Was it coincidence that geology offered a revolutionary way of looking at the earth at the same time that British and French societies were agitating for political reform? Both early nineteenth-century upheavals were stirred, as Martin Rudwick shows, by the burgeoning press. In Britain the growing network of railways carried newspapers (fed by the electric telegraph), scientific periodicals and books the length of the land. The new reading public showed a remarkable appetite for science.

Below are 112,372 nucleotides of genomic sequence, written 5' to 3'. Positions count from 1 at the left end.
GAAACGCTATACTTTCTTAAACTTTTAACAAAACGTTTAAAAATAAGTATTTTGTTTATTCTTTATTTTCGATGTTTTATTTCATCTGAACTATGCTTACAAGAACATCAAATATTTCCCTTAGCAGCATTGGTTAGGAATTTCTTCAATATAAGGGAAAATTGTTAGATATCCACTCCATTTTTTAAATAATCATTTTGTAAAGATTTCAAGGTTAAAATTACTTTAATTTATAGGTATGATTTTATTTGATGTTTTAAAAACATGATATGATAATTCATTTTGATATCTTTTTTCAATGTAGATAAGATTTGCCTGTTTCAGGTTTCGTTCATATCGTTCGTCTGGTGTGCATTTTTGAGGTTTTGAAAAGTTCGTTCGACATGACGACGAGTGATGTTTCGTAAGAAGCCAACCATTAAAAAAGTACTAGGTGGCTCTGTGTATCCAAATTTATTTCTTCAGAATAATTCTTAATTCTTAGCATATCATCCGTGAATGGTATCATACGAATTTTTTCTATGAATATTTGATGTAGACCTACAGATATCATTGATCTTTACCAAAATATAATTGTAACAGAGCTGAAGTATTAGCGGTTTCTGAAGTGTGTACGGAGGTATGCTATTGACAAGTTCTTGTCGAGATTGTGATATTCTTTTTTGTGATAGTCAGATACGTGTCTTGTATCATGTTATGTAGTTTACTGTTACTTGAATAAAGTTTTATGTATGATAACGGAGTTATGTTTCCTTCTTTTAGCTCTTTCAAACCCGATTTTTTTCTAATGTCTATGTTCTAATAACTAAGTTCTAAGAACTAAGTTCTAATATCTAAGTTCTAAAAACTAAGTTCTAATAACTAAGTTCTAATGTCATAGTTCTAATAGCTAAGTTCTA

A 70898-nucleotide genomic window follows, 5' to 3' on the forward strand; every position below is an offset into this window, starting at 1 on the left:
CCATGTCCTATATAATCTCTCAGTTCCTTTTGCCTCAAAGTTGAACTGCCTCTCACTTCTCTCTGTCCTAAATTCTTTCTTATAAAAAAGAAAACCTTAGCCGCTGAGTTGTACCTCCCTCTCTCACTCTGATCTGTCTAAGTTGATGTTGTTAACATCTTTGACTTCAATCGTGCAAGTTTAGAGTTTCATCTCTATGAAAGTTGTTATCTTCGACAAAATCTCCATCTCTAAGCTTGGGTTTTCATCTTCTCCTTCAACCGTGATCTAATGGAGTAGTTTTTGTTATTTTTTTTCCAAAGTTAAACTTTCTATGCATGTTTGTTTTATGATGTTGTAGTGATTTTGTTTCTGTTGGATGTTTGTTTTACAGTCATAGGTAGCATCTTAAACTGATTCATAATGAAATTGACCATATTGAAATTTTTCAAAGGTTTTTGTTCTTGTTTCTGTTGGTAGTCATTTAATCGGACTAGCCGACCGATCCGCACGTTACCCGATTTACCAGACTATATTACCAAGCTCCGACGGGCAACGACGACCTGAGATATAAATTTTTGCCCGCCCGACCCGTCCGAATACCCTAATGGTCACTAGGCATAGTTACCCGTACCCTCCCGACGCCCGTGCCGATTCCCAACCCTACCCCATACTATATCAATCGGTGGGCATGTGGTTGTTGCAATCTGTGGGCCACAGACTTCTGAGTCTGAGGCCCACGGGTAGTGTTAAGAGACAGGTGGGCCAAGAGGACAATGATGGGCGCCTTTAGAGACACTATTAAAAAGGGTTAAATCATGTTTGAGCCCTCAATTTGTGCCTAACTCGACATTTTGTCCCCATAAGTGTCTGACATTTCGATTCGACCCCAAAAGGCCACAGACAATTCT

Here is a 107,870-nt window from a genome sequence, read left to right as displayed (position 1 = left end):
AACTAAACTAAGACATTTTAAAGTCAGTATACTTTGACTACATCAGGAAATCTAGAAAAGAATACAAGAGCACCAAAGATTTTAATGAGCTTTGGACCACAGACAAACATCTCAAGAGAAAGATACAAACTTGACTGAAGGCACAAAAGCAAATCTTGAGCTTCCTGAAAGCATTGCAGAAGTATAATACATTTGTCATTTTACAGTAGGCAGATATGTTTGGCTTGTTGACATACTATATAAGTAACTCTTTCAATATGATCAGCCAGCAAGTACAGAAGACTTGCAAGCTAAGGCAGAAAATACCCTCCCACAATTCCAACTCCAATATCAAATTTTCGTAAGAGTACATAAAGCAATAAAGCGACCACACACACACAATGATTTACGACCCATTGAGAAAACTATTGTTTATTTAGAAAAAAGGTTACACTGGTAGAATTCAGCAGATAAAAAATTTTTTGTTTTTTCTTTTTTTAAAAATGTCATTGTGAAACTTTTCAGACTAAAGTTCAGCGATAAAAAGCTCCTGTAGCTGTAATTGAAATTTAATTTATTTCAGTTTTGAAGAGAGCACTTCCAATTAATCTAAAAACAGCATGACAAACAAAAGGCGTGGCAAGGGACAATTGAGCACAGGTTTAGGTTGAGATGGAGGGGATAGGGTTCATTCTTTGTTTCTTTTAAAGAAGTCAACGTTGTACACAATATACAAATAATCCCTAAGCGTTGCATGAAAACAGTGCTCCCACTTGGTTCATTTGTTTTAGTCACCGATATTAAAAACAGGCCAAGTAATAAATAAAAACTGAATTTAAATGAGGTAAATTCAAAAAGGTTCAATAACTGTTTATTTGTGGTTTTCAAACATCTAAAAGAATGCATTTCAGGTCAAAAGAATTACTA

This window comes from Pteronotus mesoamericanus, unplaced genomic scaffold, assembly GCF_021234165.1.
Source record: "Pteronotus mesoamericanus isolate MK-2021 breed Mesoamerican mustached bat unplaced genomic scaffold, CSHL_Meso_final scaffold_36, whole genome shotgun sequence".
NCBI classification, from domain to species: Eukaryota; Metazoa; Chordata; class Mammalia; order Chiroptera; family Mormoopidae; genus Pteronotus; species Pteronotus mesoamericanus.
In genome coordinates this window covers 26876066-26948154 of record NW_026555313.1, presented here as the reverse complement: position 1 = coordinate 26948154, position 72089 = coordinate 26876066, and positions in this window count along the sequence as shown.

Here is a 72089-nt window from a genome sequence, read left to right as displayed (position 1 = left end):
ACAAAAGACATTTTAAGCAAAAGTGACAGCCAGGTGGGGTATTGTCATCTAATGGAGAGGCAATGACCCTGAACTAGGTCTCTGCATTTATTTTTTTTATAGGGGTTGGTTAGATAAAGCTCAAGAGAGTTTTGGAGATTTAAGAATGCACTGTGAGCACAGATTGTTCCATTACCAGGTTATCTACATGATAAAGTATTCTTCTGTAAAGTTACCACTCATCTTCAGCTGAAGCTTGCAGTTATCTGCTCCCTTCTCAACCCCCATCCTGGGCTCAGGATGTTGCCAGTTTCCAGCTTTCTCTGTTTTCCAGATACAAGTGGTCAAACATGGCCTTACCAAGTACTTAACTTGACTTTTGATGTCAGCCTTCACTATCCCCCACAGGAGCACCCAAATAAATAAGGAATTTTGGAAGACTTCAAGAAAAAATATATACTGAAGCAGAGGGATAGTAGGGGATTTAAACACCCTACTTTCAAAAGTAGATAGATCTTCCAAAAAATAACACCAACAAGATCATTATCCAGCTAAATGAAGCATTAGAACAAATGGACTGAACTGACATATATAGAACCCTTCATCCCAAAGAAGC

Geology was on the rise. The lively Geological Society of London, founded in 1807, was given a royal charter by George IV in 1825. Five years later, before the Reform Act of 1832 widened the electoral franchise, the barrister-turned-geologist Charles Lyell made a bestseller out of his Principles of Geology.